How can we ensure national security against people unafraid to kill themselves along with their victims – people who, self-evidently, will not be deterred by traditional laws which punish offenders after their crimes are committed. This is the challenge for liberal democracies such as Australia.
New laws specifically designed to forestall terrorist activity have been a key response. Law and Liberty in the War on Terror describes these laws and debates both their effectiveness and impact on civil liberties.
International and domestic commentators from the fields of government, law and political science address questions such as:
How does the law define ‘terrorism’?
Can the criminal justice system accommodate preparatory terrorism offences?
Is torture ever acceptable as an interrogative method?
What is the role of the judiciary in times of emergency?
How do Australia’s anti-terrorism laws compare with those of the United Kingdom and New Zealand?
How are Australian communities and politics affected by responses to terrorism?
"[I] n this book, proponents of the new anti-terrorism laws seek to justify their provisions and opponents argue that the laws go too far. These chapters also show the extent of the changes that have been made to our legal and administrative structures. … The chapters in this book cannot be dismissed as mere academic analyses. They have to do with the lives and aspirations of all Australians. They ask whether Australia is, and whether it will be, a united, secure, free and confident nation." – Sir Gerard Brennan AC KBE, former Chief Justice of Australia
Foreword – Sir Gerard Brennan
Part I – Law’s Role in the Response to Terrorism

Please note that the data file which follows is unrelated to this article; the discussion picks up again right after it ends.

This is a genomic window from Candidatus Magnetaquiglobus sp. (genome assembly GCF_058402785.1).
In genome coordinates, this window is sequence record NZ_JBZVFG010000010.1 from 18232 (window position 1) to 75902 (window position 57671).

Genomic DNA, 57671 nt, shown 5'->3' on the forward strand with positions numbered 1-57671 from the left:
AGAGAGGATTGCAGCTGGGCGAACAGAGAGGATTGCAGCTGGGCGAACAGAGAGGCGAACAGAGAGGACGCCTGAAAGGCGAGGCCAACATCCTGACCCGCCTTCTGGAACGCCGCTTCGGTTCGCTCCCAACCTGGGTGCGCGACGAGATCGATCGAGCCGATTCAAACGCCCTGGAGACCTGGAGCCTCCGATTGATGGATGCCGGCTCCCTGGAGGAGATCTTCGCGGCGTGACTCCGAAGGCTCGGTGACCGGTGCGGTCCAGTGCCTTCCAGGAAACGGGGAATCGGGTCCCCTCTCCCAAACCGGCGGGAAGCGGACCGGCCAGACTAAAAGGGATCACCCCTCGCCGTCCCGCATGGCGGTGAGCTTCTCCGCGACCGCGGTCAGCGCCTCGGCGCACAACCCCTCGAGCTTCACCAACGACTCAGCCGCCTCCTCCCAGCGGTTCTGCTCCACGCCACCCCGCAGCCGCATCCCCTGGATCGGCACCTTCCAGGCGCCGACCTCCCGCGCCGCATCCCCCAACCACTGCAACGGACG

Law as a Preventative Weapon against Terrorism
Philip RuddockLegality and Emergency – The Judiciary in a Time of Terror
David Dyzenhaus and Rayner Thwaites
The Curious Element of Motive in Definitions of Terrorism: Essential Ingredient or Criminalising Thought?
The Case for Defining Terrorism with Restraint and Without Reference to Political or Religious Motive
Part II – Criminalising Terrorism – How Far Should the Law Go?
The Effectiveness of Criminal Laws onTerrorism
Preparation for Terrorism: Catastrophic Risk and Precautionary Criminal Law
Australia’s Terrorism Offences – A Case Against
Reconciling Security and the Right to a Fair Trial: The National Security Information Act in Practice
Preserving National Security in the Courtroom: A New Battleground
Part III – Beyond Guilt or Innocence – Preventative Orders and Counter-Terrorism
Control Orders and Preventative Detention – Why Alarm is Misguided
A Judicial Perspective – The Making of Preventative Detention Orders
The Constitutional Validity of Prevention Detention
Part IV – Human Rights and Terrorism: Is a Trade-off Necessary?
When are Restrictions on Speech Justified in the War on Terror?
Torture: The Fallacy of the Ticking Bomb
Torture: What it is, Will it Work and Can it be Justified?
Part V – Australia’s Response Compared
Counter-Terrorism Law in New Zealand
The United Kingdom’s Anti-terrorism Laws: Lessons for Australia
Part VI – The Politics of Australia’s Terrorism Debate
Muslim Communities: Their Voice in Australia’s Terrorism Laws and Policies
News Media Responsibilities in Reporting on Terrorism
Part VII – Terrorism and the Rule of Law
Achieving Security, Respecting Rights and Maintaining the Rule of Law